After a seven-week lapse in U.S. executions, two inmates were put to death by lethal injection within two hours of each other.
A Georgia man who raped and murdered a 15-year-old girl was executed Tuesday night, ending a seven-week lapse in the death penalty across the United States, the result partly of legal controversies surrounding the practice of lethal injection.
Marcus Wellons, 59, was executed with barbiturate pentobarbital that the state obtained for the first time from a loosely regulated compounding pharmacy.
Wellons' execution was the first of three to be carried out in less than 24 hours for condemned prisoners in Georgia, Missouri and Florida.
A second execution quickly followed in Missouri for John Winfield, convicted of killing two women and blinding a third in a shooting spree in 1996. He was executed early Wednesday morning.
Attorneys in the Winfield case failed in a bid late Tuesday for a last-minute stay of execution before the U.S.Supreme Court.
A third execution by lethal injection is planned in Florida at 6 p.m. Wednesday for convicted killer John Henry.
Attorneys for Wellons unsuccessfully moved to block his execution Tuesday on grounds similar to those raised in recent death penalty cases in other states, arguing that Georgia's secrecy surrounding the barbiturate being used violates the condemned prisoner's constitutional rights. Missouri and Florida also keep secret the sources of their drugs for lethal-injection execution.
Georgia has joined several other death penalty states scrambling to find necessary drugs for carrying out lethal injections after federally approved manufacturers have elected in recent years to no longer sell their pharmaceuticals for use in executions. Both Missouri and Florida keep secret the sources for their lethal-injection drugs.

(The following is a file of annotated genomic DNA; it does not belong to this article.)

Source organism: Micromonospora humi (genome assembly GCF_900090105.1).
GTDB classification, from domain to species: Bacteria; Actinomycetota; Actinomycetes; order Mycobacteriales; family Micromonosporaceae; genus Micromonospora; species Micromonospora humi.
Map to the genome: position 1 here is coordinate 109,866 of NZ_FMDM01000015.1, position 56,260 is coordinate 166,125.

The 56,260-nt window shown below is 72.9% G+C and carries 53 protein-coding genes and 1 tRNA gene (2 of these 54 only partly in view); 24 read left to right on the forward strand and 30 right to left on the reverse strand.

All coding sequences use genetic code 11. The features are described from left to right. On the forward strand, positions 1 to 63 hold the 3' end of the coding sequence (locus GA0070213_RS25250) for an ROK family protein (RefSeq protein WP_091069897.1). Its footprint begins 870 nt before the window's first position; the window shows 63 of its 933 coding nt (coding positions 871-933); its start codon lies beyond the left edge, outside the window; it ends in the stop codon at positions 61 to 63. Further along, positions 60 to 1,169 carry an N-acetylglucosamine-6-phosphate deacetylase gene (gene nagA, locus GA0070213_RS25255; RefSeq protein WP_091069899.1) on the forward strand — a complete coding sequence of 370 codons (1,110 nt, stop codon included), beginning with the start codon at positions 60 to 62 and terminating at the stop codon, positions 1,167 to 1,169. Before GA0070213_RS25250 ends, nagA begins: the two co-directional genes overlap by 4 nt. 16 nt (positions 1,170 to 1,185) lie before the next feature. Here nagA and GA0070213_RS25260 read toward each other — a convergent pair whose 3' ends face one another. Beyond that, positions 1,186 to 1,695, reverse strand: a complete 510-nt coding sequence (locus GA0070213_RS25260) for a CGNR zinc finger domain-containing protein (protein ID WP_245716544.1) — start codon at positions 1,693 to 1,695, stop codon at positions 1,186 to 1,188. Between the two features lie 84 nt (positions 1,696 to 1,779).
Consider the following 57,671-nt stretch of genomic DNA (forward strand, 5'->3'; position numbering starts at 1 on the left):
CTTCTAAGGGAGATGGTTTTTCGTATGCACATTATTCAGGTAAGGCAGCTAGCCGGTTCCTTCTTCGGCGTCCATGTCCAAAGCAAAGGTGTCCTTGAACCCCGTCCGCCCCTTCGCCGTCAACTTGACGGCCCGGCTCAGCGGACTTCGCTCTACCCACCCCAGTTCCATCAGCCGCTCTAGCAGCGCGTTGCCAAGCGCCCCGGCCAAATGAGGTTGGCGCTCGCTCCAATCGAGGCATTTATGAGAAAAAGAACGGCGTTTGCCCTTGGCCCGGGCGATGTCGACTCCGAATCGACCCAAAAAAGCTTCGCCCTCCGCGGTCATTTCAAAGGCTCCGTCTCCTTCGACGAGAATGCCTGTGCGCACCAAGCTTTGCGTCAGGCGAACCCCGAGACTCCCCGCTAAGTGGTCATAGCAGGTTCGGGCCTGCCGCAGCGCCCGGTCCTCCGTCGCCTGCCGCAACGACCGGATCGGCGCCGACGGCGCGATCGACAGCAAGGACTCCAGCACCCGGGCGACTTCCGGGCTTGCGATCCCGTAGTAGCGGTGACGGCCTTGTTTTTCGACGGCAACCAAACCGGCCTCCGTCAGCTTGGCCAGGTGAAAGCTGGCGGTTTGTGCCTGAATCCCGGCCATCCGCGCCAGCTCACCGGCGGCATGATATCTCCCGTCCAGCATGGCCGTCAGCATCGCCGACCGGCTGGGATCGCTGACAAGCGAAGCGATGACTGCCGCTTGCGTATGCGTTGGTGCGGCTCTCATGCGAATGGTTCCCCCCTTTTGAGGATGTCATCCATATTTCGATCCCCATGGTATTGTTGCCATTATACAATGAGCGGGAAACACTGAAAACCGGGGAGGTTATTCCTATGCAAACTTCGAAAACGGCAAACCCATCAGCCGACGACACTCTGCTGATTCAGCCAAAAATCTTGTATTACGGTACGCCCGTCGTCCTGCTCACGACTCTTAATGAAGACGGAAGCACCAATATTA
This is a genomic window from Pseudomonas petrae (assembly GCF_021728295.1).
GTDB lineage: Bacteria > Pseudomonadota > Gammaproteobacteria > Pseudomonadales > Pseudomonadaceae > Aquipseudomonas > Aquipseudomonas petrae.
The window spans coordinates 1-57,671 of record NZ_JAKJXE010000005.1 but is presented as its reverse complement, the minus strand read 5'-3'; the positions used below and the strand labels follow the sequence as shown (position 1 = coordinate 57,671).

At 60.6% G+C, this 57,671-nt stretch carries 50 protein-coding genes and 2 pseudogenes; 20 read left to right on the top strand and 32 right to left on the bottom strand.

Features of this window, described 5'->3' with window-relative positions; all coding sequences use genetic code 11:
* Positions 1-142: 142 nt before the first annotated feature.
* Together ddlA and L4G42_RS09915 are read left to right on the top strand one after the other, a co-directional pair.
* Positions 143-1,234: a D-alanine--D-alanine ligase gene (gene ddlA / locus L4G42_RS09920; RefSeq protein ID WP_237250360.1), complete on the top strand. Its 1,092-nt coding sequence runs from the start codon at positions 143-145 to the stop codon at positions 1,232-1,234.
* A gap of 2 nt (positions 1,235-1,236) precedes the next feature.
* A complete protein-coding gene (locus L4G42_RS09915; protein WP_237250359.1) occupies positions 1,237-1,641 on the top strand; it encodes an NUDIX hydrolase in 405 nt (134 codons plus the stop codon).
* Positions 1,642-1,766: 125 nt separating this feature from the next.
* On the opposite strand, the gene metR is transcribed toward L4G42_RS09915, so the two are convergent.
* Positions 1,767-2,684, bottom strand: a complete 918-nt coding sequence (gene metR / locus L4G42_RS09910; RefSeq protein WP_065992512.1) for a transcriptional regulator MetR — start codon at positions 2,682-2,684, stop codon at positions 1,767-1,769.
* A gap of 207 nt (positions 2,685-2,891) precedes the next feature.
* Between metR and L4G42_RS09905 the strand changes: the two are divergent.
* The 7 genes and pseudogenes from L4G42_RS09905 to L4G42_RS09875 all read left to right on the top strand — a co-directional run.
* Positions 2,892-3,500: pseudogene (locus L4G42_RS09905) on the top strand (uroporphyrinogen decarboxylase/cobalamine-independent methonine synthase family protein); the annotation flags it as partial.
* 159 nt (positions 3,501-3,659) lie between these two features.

Wellons' lawyers argued that Georgia planned to use an overdose of pentobarbital produced by a compounding pharmacy and not a federally approved manufacturer. Compounding pharmacies, which mix drugs to order, are not heavily regulated. Similar legal grounds were raised in the execution of Clayton Lockett by Oklahoma in late April.
That execution went awry and witnesses watched in horror as Lockett struggled against his restraints after drugs were administered. He writhed, groaned and attempted to speak before the execution chamber curtains were drawn to keep witnesses from seeing more. The execution was halted, but Lockett died 43 minutes after the process began, reportedly from a heart attack.
Oklahoma Gov. Mary Fallin ordered an investigation. Meanwhile, an independent autopsy performed by a forensic pathologist hired by defense lawyers found that executioners had repeatedly struggled to insert intravenous needles into Lockett's arms and groin, even though he had healthy veins.
Since that flawed execution, no others had taken place, and several executions had been delayed.
1:33 a.m. EDT June 18, 2014
The Newhawks Crew
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2 executions within 2 hours after 7-week lull